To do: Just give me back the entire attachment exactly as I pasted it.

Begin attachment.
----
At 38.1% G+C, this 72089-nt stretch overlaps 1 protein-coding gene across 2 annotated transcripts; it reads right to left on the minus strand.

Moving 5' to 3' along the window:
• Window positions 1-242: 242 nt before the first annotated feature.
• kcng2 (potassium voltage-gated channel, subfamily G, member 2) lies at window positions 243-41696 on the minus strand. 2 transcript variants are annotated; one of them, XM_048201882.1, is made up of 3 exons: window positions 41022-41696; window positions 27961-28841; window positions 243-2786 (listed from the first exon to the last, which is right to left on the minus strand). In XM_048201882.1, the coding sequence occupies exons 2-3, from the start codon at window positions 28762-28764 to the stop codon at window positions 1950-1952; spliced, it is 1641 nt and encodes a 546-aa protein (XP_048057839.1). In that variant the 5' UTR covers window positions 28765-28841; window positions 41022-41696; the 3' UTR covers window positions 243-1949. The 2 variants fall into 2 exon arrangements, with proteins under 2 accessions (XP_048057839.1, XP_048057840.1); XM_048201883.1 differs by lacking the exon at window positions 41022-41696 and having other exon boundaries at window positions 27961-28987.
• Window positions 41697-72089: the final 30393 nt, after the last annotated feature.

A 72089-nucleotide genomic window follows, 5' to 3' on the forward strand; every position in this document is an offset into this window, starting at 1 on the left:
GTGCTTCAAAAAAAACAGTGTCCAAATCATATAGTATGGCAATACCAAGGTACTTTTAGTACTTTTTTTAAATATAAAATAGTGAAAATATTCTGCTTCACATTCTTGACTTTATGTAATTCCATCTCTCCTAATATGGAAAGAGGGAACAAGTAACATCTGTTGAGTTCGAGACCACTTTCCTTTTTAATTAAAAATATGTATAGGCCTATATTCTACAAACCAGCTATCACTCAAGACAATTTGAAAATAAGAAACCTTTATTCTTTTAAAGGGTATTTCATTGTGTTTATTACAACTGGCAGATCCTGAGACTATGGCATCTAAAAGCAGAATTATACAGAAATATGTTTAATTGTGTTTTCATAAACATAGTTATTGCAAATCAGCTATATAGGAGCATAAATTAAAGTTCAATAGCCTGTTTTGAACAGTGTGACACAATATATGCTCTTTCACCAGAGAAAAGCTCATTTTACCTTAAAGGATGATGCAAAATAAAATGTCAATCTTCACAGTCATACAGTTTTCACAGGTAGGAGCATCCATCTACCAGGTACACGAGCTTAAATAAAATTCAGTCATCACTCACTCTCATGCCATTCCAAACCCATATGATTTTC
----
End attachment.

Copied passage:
At 38.1% G+C, this 72089-nt stretch overlaps 1 protein-coding gene across 2 annotated transcripts; it reads right to left on the minus strand.

Moving 5' to 3' along the window:
• Window positions 1-242: 242 nt before the first annotated feature.
• kcng2 (potassium voltage-gated channel, subfamily G, member 2) lies at window positions 243-41696 on the minus strand. 2 transcript variants are annotated; one of them, XM_048201882.1, is made up of 3 exons: window positions 41022-41696; window positions 27961-28841; window positions 243-2786 (listed from the first exon to the last, which is right to left on the minus strand). In XM_048201882.1, the coding sequence occupies exons 2-3, from the start codon at window positions 28762-28764 to the stop codon at window positions 1950-1952; spliced, it is 1641 nt and encodes a 546-aa protein (XP_048057839.1). In that variant the 5' UTR covers window positions 28765-28841; window positions 41022-41696; the 3' UTR covers window positions 243-1949. The 2 variants fall into 2 exon arrangements, with proteins under 2 accessions (XP_048057839.1, XP_048057840.1); XM_048201883.1 differs by lacking the exon at window positions 41022-41696 and having other exon boundaries at window positions 27961-28987.
• Window positions 41697-72089: the final 30393 nt, after the last annotated feature.

A 72089-nucleotide genomic window follows, 5' to 3' on the forward strand; every position in this document is an offset into this window, starting at 1 on the left:
GTGCTTCAAAAAAAACAGTGTCCAAATCATATAGTATGGCAATACCAAGGTACTTTTAGTACTTTTTTTAAATATAAAATAGTGAAAATATTCTGCTTCACATTCTTGACTTTATGTAATTCCATCTCTCCTAATATGGAAAGAGGGAACAAGTAACATCTGTTGAGTTCGAGACCACTTTCCTTTTTAATTAAAAATATGTATAGGCCTATATTCTACAAACCAGCTATCACTCAAGACAATTTGAAAATAAGAAACCTTTATTCTTTTAAAGGGTATTTCATTGTGTTTATTACAACTGGCAGATCCTGAGACTATGGCATCTAAAAGCAGAATTATACAGAAATATGTTTAATTGTGTTTTCATAAACATAGTTATTGCAAATCAGCTATATAGGAGCATAAATTAAAGTTCAATAGCCTGTTTTGAACAGTGTGACACAATATATGCTCTTTCACCAGAGAAAAGCTCATTTTACCTTAAAGGATGATGCAAAATAAAATGTCAATCTTCACAGTCATACAGTTTTCACAGGTAGGAGCATCCATCTACCAGGTACACGAGCTTAAATAAAATTCAGTCATCACTCACTCTCATGCCATTCCAAACCCATATGATTTTC